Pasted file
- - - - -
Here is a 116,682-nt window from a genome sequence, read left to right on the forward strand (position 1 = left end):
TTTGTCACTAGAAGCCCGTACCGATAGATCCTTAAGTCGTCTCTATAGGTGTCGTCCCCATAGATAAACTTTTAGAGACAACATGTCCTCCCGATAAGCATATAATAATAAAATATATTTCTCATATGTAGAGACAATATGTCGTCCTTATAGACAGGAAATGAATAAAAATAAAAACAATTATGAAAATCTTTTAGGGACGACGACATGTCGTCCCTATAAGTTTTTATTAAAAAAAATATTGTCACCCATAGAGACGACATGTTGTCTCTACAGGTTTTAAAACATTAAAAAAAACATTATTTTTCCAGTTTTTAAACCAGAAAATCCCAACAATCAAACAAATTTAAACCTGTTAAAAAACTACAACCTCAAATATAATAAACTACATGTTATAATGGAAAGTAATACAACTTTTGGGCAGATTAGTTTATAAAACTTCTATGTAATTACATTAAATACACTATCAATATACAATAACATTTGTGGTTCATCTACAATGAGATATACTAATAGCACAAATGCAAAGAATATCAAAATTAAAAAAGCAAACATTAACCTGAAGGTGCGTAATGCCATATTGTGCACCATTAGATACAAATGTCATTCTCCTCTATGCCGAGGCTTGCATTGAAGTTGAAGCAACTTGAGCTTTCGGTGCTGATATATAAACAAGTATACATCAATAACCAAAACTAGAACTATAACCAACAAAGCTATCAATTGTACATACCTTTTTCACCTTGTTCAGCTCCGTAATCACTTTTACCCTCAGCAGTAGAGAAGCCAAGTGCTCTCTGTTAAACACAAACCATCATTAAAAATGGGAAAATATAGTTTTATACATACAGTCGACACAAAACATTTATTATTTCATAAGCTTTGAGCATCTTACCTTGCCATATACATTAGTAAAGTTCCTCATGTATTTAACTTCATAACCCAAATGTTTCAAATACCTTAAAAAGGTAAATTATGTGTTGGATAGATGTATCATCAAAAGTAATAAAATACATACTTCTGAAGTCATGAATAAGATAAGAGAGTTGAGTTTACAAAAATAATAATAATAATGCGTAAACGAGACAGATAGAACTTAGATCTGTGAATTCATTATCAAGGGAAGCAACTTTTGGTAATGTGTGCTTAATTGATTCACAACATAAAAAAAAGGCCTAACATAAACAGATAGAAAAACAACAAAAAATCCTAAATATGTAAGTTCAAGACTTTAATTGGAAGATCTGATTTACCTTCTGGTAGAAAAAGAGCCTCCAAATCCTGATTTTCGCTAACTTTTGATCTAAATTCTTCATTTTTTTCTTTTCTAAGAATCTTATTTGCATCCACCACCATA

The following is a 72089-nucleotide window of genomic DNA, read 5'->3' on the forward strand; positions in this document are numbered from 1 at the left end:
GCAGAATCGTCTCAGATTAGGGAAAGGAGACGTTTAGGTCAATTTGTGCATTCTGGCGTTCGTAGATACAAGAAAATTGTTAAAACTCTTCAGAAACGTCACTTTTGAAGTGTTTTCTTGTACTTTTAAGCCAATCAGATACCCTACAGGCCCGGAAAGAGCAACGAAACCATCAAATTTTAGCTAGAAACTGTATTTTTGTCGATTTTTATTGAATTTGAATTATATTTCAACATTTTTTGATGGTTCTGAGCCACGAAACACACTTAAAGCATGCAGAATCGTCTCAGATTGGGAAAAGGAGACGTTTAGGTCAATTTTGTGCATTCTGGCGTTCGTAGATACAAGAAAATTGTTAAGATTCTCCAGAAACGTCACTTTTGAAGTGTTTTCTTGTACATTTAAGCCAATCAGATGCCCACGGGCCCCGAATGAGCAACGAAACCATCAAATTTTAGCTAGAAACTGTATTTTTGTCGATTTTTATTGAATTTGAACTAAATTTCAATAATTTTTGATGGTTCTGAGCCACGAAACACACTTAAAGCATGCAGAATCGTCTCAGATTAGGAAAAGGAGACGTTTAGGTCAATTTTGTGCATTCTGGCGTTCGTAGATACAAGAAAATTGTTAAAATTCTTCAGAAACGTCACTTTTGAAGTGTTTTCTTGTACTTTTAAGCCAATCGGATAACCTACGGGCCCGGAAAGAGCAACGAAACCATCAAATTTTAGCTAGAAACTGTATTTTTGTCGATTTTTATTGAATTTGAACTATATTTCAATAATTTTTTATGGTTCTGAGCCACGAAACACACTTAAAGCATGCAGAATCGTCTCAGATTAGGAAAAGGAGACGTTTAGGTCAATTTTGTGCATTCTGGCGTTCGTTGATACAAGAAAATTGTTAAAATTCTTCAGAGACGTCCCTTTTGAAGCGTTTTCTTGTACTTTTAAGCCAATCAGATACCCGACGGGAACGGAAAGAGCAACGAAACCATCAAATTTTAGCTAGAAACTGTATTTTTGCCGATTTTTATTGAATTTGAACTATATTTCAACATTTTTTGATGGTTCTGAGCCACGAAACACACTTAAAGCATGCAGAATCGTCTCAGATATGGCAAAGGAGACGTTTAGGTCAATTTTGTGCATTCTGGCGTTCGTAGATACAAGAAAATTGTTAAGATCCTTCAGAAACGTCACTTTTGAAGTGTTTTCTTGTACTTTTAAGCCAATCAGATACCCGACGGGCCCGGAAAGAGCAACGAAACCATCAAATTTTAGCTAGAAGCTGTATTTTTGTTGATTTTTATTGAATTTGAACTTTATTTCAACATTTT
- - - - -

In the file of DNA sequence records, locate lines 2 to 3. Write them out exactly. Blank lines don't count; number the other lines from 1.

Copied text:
TTTGTCACTAGAAGCCCGTACCGATAGATCCTTAAGTCGTCTCTATAGGTGTCGTCCCCATAGATAAACTTTTAGAGACAACATGTCCTCCCGATAAGCATATAATAATAAAATATATTTCTCATATGTAGAGACAATATGTCGTCCTTATAGACAGGAAATGAATAAAAATAAAAACAATTATGAAAATCTTTTAGGGACGACGACATGTCGTCCCTATAAGTTTTTATTAAAAAAAATATTGTCACCCATAGAGACGACATGTTGTCTCTACAGGTTTTAAAACATTAAAAAAAACATTATTTTTCCAGTTTTTAAACCAGAAAATCCCAACAATCAAACAAATTTAAACCTGTTAAAAAACTACAACCTCAAATATAATAAACTACATGTTATAATGGAAAGTAATACAACTTTTGGGCAGATTAGTTTATAAAACTTCTATGTAATTACATTAAATACACTATCAATATACAATAACATTTGTGGTTCATCTACAATGAGATATACTAATAGCACAAATGCAAAGAATATCAAAATTAAAAAAGCAAACATTAACCTGAAGGTGCGTAATGCCATATTGTGCACCATTAGATACAAATGTCATTCTCCTCTATGCCGAGGCTTGCATTGAAGTTGAAGCAACTTGAGCTTTCGGTGCTGATATATAAACAAGTATACATCAATAACCAAAACTAGAACTATAACCAACAAAGCTATCAATTGTACATACCTTTTTCACCTTGTTCAGCTCCGTAATCACTTTTACCCTCAGCAGTAGAGAAGCCAAGTGCTCTCTGTTAAACACAAACCATCATTAAAAATGGGAAAATATAGTTTTATACATACAGTCGACACAAAACATTTATTATTTCATAAGCTTTGAGCATCTTACCTTGCCATATACATTAGTAAAGTTCCTCATGTATTTAACTTCATAACCCAAATGTTTCAAATACCTTAAAAAGGTAAATTATGTGTTGGATAGATGTATCATCAAAAGTAATAAAATACATACTTCTGAAGTCATGAATAAGATAAGAGAGTTGAGTTTACAAAAATAATAATAATAATGCGTAAACGAGACAGATAGAACTTAGATCTGTGAATTCATTATCAAGGGAAGCAACTTTTGGTAATGTGTGCTTAATTGATTCACAACATAAAAAAAAGGCCTAACATAAACAGATAGAAAAACAACAAAAAATCCTAAATATGTAAGTTCAAGACTTTAATTGGAAGATCTGATTTACCTTCTGGTAGAAAAAGAGCCTCCAAATCCTGATTTTCGCTAACTTTTGATCTAAATTCTTCATTTTTTTCTTTTCTAAGAATCTTATTTGCATCCACCACCATA

The following is a 72089-nucleotide window of genomic DNA, read 5'->3' on the forward strand; positions in this document are numbered from 1 at the left end: